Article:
Review - I, Daniel Blake
- Credit: PA
After the whimsy of Angel's Share and the sentimentality of Jimmy's Hall there were whispers that Ken Loach was quietly losing his edge.
As if in response, BAFTA-winning I Daniel Blake is one of his most uncompromising films for years.
Angry, polemical and impassioned, this is a proper Ken Loach movie, the like of which we haven't seen since the turn of the century.
Dave Johns, who plays the eponymous lead to perfection, is probably best known for his stand-up comedy – he's performed in Diss more than once and to great acclaim – and although there should be little to chuckle about in Daniel Blake's life, Johns' comic timing brings a stoic wit to a role that might otherwise be hard to bear.
He is supported by a legion of fine actors in tiny roles, most notably Kema Sikazwem, as the canny best friend, and Hayley Squires as the archetypal struggling mum. Together they leaven the bleak farce of claiming benefits with glimpses of feisty resilience, good humour and straightforward decency.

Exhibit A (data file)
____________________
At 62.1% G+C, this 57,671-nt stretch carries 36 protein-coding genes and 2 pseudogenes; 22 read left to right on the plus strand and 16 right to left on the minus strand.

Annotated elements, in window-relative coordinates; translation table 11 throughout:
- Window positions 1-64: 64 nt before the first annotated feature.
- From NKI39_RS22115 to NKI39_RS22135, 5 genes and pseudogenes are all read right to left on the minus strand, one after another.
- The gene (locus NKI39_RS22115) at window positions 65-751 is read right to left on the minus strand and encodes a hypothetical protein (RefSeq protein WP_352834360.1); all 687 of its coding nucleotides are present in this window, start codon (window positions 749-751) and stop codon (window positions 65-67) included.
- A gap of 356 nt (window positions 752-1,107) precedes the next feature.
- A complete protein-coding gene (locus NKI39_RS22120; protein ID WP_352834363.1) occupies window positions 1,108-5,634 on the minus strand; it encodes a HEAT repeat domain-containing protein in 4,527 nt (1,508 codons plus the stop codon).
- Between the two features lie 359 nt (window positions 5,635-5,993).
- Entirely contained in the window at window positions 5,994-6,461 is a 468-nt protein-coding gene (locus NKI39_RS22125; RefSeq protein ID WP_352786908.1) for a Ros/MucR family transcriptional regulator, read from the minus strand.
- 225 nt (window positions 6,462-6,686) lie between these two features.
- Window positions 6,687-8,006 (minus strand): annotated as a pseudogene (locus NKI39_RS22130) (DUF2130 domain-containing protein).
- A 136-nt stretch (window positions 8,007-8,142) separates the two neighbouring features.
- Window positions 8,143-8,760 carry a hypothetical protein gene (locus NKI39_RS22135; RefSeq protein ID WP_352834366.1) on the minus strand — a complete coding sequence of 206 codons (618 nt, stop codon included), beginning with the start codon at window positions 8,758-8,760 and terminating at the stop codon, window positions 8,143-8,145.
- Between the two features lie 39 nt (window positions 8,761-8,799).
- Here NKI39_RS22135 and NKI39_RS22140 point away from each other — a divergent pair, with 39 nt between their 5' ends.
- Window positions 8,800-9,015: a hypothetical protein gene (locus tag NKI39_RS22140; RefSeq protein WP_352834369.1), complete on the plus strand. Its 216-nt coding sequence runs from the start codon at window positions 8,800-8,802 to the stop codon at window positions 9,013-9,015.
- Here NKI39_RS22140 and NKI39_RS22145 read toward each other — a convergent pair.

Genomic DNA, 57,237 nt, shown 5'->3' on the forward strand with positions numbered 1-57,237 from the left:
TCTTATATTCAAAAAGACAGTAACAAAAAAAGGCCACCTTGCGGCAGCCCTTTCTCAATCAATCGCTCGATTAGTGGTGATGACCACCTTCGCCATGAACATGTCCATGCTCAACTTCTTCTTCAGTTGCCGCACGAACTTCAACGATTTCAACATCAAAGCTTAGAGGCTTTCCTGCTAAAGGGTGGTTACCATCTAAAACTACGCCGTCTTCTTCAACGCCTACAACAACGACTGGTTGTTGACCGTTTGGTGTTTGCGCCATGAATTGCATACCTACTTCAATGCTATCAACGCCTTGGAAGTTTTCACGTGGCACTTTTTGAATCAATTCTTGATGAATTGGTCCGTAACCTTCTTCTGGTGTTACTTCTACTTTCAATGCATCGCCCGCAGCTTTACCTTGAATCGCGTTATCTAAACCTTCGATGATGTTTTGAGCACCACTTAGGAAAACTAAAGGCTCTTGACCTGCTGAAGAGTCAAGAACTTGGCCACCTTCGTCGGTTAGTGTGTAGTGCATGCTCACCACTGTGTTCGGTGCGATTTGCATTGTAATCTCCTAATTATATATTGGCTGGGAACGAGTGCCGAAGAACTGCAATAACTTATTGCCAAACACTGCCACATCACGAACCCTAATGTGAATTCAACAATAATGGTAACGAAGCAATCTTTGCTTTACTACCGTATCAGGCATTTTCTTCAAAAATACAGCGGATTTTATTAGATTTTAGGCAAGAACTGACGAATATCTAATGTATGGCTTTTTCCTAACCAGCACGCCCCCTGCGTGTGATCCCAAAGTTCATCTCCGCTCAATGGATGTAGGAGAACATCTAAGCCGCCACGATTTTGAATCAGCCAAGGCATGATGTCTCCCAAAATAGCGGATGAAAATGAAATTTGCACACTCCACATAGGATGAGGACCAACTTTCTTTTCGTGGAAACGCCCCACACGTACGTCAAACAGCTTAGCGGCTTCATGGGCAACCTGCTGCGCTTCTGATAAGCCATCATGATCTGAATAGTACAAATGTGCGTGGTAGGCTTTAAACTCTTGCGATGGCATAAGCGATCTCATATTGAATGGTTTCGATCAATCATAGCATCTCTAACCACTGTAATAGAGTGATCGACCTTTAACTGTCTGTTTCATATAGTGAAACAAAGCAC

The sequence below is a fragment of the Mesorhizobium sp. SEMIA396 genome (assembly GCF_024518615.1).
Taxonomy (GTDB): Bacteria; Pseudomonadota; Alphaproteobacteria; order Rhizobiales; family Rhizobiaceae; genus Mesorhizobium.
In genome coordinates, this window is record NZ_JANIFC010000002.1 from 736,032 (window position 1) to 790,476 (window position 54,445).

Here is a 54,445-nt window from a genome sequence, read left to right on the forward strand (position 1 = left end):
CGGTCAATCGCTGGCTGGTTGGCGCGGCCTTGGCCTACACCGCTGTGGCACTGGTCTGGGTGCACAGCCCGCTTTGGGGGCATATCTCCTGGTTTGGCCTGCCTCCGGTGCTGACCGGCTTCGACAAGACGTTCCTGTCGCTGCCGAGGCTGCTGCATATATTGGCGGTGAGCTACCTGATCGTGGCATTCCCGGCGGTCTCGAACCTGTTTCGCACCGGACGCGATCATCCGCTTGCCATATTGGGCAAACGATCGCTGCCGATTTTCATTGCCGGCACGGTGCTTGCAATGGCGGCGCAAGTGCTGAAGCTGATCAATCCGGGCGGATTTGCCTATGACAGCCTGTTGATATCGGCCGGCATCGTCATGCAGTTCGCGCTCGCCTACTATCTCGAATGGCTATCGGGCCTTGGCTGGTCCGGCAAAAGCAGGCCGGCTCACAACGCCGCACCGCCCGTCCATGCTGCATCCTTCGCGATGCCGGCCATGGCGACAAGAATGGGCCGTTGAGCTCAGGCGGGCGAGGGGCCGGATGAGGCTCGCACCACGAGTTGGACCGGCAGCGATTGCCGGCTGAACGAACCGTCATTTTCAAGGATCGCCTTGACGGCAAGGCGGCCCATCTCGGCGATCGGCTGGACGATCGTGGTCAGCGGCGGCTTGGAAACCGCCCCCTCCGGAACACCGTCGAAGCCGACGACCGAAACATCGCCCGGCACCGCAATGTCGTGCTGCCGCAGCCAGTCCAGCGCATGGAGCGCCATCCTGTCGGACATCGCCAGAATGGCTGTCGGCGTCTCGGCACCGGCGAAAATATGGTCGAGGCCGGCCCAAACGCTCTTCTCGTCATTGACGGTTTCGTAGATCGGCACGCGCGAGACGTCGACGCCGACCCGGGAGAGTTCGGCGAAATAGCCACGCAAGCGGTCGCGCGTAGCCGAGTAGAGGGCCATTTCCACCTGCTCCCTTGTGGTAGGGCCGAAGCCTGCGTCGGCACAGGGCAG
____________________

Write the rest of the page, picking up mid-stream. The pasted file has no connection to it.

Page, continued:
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Unapologetically partisan, the film has inevitably attracted criticism – not least from the staff of the office in which it was filmed – but to do so surely misses the point.
Ken Loach's political views are no secret and not everyone will agree with them, but his ability to craft such an incendiary vehicle for those views must surely be applauded.
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Whether you end up angry with him, or at him, this is story- telling at its most committed and personal.
I, Daniel Blake will be shown as part of the Diss Corn Hall Tour on Wednesday, March 8 at Diss High School.
Doors open at 7pm for a 7.30pm start. Tickets are £5 or £2.50 for under-18s.